It still sometimes shocks people to learn that in certain cases, mental health conditions can be classed as disabilities – even though you can’t always see the debilitating effects mental health conditions can have on you. Today’s post will talk about mental illnesses as an unseen disability, how this all fits in with the law, and also the kind of support at Cambridge for those with mental health conditions that goes beyond counselling.
Because mental health conditions are happening in your head, and because there aren’t always physical symptoms, we can’t always see their effects on the people around us in day to day life. If you or your friends are struggling with mental health issues, the “invisible” nature can sometimes make it feel really difficult to justify your problems to friends, tutors, or DoSes. Often, they only see you when you’re at your best – but they don’t get to see you struggling to get out of bed, or when you’re too anxious to leave your room or go to hall. This can mean that it can be really difficult to validate your own health issues, and see them as problems at all – let alone problems that can, in some cases, count as a disability.
It’s important to try and see past the invalidation of invisible illnesses and to recognise when your mental health issues are genuinely substantially affecting your ability to do normal, everyday things, like eat or go for a walk. This is one of the factors that defines disability under UK law, along with the issues being long-term – i.e. lasting for or likely to last for a year or more, or likely to recur.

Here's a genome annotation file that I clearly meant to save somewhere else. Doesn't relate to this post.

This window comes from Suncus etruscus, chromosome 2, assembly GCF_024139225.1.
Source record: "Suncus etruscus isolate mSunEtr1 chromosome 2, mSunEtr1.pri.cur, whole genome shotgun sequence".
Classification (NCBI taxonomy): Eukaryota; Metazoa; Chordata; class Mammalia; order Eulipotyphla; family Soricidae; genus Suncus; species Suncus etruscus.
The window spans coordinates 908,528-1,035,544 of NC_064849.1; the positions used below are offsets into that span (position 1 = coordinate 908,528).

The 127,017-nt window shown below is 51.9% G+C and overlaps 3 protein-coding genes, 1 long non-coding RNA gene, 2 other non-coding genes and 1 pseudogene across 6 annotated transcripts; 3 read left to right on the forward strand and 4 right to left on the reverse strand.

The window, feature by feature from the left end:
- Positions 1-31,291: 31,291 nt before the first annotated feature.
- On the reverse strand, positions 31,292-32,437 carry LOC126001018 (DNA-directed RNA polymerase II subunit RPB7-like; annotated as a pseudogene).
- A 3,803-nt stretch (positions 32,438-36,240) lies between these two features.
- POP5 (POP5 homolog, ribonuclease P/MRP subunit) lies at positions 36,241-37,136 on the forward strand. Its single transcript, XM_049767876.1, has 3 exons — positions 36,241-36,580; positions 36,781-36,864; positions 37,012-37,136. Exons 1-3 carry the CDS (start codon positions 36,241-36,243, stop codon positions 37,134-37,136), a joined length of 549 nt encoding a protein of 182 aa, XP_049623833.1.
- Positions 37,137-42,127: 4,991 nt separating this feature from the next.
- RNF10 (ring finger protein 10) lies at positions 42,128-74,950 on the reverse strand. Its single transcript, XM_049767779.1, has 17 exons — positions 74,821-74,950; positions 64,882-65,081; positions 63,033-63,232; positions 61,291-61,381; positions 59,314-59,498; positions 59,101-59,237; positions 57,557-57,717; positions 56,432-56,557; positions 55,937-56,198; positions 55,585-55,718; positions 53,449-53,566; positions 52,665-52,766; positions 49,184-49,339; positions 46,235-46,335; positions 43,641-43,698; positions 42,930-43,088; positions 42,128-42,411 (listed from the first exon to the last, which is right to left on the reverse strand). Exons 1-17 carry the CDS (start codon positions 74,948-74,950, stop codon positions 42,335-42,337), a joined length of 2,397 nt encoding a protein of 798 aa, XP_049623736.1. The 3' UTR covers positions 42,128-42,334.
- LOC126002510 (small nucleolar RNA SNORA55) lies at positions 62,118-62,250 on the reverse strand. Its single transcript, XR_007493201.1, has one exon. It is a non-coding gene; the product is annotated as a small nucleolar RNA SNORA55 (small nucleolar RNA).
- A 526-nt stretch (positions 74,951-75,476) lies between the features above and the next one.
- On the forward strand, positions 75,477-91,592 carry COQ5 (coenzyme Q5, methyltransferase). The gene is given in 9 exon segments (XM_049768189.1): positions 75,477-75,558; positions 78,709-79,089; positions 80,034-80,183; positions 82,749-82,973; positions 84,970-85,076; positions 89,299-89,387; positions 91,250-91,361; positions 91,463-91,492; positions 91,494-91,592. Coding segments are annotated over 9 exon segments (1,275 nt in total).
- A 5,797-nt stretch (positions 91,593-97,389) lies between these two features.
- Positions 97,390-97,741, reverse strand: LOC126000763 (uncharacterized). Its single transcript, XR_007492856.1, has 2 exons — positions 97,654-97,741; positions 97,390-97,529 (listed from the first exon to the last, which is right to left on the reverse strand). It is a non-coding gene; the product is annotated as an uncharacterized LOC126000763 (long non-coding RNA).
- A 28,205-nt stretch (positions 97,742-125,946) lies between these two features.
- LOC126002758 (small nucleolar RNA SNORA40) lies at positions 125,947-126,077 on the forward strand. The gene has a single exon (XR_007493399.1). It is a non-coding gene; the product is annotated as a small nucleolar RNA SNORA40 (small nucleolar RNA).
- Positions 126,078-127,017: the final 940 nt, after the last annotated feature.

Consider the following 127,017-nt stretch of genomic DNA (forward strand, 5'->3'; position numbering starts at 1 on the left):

While you might not ever want to self-define as disabled, it’s really important to know that mental health issues are serious enough to classify as disabilities. This is because there is a lot of support that is available to people that usually is only through disability services – in the case of Cambridge, there’s a huge amount of support available through the Disability Resource Centre (DRC), which so many students with mental health issues don’t access because they think it isn’t for them! Many students at Cambridge struggle on, thinking that the only support available to them is counselling, but this just isn’t the case. The DRC can provide a whole host of support in accessing your studies, and a large number of students access them purely for mental health reasons – indeed, people with mental health issues are the second largest group of people accessing support at the DRC by disability category.
Depending on your personal needs on assessment, you could be eligible for support such as:
- extended library loans
- sitting exams in smaller rooms
- rest breaks or extra time in exams
- permission to hand in fewer items of work, or drafts instead of completed work
- weekly mentoring sessions